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Mass atrocities by government troops and rebels in Congo - UN report

An investigation by a team of UN human rights experts has concluded that mass rape, dismembering of civilians and cannablism took place in the Democratic Republic of Congo during conflict that began in 2016 in the Kasai region. 

Stating that both government troops and rebel fighters were suspected of committing war crimes and crimes against humanity, the team presented its findings to the UN Human Rights Council last week.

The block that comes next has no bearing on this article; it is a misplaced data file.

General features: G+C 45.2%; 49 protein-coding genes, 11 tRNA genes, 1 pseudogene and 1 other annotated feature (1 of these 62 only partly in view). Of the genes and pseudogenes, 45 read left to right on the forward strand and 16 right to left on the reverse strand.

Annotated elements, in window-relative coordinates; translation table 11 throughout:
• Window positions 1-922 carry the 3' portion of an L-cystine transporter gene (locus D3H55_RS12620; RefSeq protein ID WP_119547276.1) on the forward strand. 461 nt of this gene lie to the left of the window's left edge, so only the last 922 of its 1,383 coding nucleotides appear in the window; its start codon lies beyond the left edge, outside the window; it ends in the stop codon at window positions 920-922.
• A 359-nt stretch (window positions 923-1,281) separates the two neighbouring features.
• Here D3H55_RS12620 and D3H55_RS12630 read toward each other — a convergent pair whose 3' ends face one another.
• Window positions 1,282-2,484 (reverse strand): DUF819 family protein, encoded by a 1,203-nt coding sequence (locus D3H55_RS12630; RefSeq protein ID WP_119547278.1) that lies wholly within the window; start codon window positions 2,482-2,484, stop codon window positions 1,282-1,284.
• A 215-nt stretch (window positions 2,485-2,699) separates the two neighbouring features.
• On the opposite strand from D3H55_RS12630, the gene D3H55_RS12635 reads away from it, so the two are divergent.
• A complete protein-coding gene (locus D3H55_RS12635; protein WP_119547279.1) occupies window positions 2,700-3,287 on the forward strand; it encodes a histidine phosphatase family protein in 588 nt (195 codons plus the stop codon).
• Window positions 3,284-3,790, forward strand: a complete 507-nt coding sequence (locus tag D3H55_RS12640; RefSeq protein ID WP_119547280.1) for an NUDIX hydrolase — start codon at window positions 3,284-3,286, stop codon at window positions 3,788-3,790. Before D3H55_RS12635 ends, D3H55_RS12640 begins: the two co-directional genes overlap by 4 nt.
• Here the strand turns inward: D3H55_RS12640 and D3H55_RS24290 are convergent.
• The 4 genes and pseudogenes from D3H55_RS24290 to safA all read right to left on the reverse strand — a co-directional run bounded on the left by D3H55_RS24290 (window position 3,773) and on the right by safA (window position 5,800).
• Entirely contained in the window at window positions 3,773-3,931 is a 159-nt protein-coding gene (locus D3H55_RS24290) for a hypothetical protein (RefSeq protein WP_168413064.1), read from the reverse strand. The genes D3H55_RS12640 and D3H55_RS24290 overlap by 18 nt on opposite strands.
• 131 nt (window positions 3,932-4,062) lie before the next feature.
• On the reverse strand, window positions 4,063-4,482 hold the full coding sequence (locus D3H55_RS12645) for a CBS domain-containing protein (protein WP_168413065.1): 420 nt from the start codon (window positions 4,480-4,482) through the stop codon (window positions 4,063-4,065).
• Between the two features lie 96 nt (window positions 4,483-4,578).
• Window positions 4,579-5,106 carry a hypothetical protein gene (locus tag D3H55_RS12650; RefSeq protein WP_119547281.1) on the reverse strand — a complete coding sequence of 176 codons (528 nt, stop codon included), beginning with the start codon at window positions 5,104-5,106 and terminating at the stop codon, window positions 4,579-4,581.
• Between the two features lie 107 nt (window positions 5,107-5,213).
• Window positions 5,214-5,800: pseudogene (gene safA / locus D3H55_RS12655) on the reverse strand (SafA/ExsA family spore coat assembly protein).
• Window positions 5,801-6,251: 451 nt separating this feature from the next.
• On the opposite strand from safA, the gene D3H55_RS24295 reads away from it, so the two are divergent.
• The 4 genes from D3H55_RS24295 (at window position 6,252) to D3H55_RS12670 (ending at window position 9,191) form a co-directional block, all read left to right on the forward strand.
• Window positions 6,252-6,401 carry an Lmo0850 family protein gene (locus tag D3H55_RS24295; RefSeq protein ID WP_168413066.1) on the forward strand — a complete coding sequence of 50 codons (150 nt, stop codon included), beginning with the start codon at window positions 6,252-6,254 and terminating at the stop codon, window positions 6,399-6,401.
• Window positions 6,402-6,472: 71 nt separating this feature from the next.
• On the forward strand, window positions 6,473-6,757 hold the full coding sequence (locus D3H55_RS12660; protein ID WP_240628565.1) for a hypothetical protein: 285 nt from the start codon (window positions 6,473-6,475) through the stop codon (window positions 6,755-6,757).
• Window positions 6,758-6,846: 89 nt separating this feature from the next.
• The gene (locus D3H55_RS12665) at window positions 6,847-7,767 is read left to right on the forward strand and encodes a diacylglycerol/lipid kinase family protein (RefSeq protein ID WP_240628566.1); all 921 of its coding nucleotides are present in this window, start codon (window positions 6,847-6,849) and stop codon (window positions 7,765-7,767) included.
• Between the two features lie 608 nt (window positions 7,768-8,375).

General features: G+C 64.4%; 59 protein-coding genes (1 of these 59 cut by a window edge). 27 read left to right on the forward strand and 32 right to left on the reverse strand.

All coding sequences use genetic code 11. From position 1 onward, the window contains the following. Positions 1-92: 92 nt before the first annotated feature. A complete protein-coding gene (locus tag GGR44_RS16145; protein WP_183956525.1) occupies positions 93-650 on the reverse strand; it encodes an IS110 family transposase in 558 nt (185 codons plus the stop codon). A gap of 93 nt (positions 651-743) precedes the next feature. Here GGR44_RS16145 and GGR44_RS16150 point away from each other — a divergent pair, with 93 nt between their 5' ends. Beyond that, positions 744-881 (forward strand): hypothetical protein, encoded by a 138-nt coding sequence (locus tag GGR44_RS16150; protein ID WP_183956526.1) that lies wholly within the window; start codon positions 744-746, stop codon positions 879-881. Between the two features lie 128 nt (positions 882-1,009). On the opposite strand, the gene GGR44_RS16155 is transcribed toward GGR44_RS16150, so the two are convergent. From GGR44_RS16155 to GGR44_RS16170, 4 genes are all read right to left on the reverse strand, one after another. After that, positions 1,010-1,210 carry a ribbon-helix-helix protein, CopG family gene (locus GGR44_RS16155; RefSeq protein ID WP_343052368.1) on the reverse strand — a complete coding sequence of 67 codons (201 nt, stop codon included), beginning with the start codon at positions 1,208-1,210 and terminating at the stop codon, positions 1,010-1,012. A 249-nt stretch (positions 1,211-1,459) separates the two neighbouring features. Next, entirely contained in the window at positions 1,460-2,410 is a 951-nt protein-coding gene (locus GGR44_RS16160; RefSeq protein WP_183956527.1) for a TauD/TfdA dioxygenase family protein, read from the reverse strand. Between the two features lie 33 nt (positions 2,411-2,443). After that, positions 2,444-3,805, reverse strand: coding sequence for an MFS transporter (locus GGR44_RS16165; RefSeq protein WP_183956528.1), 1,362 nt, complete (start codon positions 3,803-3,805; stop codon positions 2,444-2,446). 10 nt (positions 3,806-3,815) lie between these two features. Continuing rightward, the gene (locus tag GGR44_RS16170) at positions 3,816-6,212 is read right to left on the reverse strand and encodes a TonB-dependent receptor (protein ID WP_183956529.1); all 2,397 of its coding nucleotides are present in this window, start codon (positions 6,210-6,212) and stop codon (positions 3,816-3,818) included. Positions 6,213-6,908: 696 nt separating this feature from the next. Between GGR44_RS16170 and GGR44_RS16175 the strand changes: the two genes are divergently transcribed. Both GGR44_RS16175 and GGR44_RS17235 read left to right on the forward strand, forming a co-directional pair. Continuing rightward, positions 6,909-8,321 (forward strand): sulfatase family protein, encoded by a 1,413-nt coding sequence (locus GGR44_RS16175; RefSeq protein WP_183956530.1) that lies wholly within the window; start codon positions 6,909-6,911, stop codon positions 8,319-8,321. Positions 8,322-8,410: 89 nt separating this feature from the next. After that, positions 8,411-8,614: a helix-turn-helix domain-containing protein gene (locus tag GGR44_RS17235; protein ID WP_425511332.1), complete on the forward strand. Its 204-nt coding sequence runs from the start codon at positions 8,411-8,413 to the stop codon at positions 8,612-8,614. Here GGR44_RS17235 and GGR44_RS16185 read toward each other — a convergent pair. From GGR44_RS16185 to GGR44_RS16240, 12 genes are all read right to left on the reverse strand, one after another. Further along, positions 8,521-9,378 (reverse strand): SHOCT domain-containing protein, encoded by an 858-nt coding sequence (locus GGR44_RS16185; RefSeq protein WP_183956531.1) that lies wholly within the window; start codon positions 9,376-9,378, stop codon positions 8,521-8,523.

“One victim told us that in May 2017 she saw a group of Kamuina Nsapu militia, some of whom sported female genitals (clitorises and vaginas) as medals,” the report said.

“Some witnesses recalled seeing people cutting up, cooking and eating human flesh, including penises cut from men who were still alive and from corpses, especially FARDC, and drinking human blood.”

A Congolese government spokesperson has however dismissed the report as politically motivated. 

“We were not aware of this and it is very curious. But it is clearly a politically motivated press campaign that has nothing to do with justice,” he was quoted by Reuters as saying. 

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